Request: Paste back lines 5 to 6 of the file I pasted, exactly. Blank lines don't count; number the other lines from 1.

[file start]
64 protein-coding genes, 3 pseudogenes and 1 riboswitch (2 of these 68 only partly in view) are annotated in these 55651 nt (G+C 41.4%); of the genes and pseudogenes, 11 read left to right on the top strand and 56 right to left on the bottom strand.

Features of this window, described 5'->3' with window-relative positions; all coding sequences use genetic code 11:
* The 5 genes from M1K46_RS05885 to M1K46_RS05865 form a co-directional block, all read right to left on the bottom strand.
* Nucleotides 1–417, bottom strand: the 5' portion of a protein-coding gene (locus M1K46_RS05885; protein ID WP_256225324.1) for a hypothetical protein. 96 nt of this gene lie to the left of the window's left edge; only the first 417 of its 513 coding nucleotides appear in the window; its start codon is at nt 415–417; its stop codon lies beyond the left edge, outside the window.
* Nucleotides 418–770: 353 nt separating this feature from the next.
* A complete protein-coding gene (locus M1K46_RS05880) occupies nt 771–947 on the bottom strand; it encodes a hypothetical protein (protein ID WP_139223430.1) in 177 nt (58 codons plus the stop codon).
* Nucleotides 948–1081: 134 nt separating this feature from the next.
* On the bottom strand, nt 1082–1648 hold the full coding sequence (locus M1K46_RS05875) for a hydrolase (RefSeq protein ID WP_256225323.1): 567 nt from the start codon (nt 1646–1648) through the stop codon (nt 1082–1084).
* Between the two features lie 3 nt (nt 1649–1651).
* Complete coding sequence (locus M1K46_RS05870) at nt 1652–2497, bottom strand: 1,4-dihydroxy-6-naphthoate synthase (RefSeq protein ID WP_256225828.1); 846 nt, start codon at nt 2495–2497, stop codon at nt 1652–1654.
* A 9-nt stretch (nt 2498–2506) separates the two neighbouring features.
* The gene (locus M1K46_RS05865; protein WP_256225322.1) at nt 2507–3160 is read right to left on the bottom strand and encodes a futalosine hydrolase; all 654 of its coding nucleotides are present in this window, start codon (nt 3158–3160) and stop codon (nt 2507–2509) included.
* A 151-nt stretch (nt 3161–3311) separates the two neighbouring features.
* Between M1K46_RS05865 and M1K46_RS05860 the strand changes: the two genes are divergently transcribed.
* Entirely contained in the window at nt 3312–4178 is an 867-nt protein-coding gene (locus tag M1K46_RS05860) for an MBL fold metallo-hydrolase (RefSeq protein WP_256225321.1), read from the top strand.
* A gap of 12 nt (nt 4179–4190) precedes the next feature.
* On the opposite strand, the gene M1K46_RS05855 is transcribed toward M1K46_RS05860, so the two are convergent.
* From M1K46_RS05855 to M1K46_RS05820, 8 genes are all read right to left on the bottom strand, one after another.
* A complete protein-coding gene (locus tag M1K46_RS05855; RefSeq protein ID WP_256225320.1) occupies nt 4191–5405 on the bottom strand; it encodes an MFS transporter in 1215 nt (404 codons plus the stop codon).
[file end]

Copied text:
* Nucleotides 418–770: 353 nt separating this feature from the next.
* A complete protein-coding gene (locus M1K46_RS05880) occupies nt 771–947 on the bottom strand; it encodes a hypothetical protein (protein ID WP_139223430.1) in 177 nt (58 codons plus the stop codon).